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THE FIRES OF PERFECTION. Culture and Reform American History through 1865. Two basic impulses: Optimistic faith in human nature Desire for order and control New Types of Literature & Art Romanticism Nationalism Attempts at reconnecting religion to social life 2nd Great Awakening

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the fires of perfection

THE FIRES OF PERFECTION

Culture and Reform

American History through 1865

what are the sources of america s attempts at reform
Two basic impulses:

Optimistic faith in human nature

Desire for order and control

New Types of Literature & Art

Romanticism

Nationalism

Attempts at reconnecting religion to social life

2nd Great Awakening

Utopian societies/New religious movements

New Social Movements

Constructing a place for women in American society

Underlying all change - Why this reform movement at this time?

What are the sources of America’s attempts at reform?
how was society changing that resulted in reform movements
Or, Why this thing at this time?

Sudden rise in immigration - especially foreign born

Urbanization

Industrialization

So, what is being changed or reformed?

Society

Later – smaller groupings in society

Communities

Religion

Prisons/Asylums

Economic system

Politics

How was society changing that resulted in reform movements?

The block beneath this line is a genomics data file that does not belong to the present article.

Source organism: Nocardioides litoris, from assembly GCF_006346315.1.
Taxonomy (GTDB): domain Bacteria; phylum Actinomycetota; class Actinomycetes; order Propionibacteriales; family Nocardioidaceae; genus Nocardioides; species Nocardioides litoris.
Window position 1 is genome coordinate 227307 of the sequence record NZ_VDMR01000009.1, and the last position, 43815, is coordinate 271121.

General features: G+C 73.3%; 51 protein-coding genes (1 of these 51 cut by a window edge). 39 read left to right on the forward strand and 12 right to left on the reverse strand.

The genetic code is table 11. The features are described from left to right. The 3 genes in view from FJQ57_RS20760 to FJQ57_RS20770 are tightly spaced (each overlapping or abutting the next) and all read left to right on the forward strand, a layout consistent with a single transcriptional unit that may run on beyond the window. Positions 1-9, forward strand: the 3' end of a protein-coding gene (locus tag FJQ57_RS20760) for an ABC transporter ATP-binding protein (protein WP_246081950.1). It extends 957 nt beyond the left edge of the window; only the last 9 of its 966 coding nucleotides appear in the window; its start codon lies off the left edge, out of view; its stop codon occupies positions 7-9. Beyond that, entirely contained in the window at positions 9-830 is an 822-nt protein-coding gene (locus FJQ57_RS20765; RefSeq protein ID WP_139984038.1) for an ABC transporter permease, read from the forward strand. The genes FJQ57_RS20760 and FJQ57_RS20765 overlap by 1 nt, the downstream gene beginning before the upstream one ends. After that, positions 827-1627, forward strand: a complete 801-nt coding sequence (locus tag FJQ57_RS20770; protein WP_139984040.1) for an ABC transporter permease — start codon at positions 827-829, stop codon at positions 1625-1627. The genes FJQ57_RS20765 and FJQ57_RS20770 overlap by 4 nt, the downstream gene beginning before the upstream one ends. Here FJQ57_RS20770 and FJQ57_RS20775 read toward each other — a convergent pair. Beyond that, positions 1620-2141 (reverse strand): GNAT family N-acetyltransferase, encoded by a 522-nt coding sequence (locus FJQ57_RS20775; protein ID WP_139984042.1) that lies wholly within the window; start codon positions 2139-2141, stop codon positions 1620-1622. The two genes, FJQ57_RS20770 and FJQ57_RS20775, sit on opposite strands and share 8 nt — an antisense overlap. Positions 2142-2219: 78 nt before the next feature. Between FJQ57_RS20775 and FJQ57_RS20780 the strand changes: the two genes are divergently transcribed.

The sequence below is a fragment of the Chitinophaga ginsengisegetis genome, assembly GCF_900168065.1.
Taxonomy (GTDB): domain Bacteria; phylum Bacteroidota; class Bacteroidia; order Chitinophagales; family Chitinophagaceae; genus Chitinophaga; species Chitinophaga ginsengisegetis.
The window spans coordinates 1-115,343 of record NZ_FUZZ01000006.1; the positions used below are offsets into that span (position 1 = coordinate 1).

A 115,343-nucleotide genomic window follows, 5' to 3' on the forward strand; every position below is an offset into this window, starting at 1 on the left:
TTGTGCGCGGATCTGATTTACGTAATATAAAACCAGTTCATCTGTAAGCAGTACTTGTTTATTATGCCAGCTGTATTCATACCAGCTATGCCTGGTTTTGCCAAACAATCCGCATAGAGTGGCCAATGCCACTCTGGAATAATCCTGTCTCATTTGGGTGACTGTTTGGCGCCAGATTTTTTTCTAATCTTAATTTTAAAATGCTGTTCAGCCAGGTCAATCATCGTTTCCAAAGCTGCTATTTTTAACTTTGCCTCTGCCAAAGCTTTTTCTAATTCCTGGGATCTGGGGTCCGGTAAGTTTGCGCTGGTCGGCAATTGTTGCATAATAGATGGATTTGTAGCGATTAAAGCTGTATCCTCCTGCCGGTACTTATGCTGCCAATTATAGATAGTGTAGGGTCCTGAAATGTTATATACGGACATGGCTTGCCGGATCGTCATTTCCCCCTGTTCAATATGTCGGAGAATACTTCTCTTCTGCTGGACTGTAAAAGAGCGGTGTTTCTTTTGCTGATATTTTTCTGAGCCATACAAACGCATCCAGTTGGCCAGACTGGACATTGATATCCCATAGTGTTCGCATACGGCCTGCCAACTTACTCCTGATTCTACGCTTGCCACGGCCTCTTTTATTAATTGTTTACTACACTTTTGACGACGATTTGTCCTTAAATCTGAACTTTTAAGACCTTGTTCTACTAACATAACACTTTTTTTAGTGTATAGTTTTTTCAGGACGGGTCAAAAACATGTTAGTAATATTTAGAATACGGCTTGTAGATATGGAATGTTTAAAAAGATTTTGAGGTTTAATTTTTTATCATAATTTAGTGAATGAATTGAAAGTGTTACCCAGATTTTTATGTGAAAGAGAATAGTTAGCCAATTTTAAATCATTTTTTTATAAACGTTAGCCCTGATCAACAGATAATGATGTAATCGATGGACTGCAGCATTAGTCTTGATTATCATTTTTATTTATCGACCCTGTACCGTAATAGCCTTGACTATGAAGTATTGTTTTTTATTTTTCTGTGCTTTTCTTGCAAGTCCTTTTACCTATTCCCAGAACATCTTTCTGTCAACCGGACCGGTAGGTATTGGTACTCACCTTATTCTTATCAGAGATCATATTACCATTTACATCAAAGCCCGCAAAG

from perfecting society to perfecting portions of society
New communities & New Religions

Oneida - Shakers - Ann Lee

Mormons – Joseph Smith/Brigham Young

Socialists - New Harmony - Robert Owen

Transcendentalism- Brook Farm

Reforming social ills

Prohibition/temperance

Public Health

Politics

Reforming or creating institutions

Schools

Free public education

Women’s institutions

Asylums

Orphanages

Hospitals

Reservations

Jails

Reform

Rehabilitation

Punishment

Pennsylvania System

From perfecting society to perfecting portions of society
how did we express ourselves
How did we express ourselves?
  • Art
  • Literature
  • Romanticism
  • Naturalism
  • Expressions of the reforming impulse
american romanticism
American Romanticism
  • Emerson and Transcendentalism
    • Transcendentalist ideas
    • Emergence of American literature
  • The Clash between Nature and Civilization
      • Cooper and wilderness